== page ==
An amazing display of #nature's power as a #lightning bolt tears through the sky over Grand Staircase-Escalante #NationalMonument's Devils Garden in #Utah. Grand Staircase-Escalante National Monument spans nearly 1.9 million acres of America's #publiclands. From its spectacular #GrandStaircase of cliffs and terraces to the wonders of the #Escalante River Canyons, the Monument is truly a treasure. Adam Haggerty captured this amazing shot in the middle of a rain storm using a 10-second exposure. Photo from www.sharetheexperience.org.
A photo posted by U.S. Department of the Interior (@usinterior) on

4. The night sky as ancestors saw it in Crater Lake National Park, Oregon

While the still blue waters of #CraterLake astonish visitors during the day, it's the dark sky with millions of #stars that leaves visitors awestruck during nights. Seen in this picture is the Sagittarius arm of #MilkyWay stretching over #WizardIsland at Crater Lake #NationalPark in #Oregon. The green light on the horizon -- that's a phenomenon called airglow. Photo by Sankar Salvady (www.sharetheexperience.org).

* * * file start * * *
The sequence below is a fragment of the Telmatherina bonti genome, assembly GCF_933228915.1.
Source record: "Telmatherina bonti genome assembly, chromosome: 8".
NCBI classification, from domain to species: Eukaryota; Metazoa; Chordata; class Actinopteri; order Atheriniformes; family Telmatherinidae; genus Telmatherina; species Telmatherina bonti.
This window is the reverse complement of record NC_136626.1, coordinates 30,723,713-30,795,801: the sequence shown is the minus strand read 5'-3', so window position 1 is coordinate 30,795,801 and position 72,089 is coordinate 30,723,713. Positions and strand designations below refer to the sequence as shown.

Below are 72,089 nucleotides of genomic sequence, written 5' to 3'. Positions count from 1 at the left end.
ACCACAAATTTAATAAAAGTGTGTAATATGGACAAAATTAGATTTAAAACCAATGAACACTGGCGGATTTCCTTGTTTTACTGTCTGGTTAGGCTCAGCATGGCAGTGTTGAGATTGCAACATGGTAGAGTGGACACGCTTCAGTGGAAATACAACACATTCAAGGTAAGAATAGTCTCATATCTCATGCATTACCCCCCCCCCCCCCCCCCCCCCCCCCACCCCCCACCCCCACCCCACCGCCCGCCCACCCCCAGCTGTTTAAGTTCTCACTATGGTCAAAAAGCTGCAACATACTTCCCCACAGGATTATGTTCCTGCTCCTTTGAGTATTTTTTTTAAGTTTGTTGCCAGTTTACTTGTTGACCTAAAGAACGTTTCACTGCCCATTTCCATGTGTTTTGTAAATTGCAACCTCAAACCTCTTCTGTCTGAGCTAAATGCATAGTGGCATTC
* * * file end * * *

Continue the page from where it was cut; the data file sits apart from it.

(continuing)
A photo posted by U.S. Department of the Interior (@usinterior) on

3. A perfect spring day in Mount Rainier National Park, Washington

Happy first day of #spring! Now is the perfect time to start planning a visit to America's gorgeous public lands. Pictured here is a meadow of wildflowers at #MountRainier #NationalPark in #Washington at #sunset. Photo by Danny Seidman (www.sharetheexperience.org).
A photo posted by U.S. Department of the Interior (@usinterior) on

2. A group of startled, adorable baby owls in Bear River Migratory Bird Refuge, Utah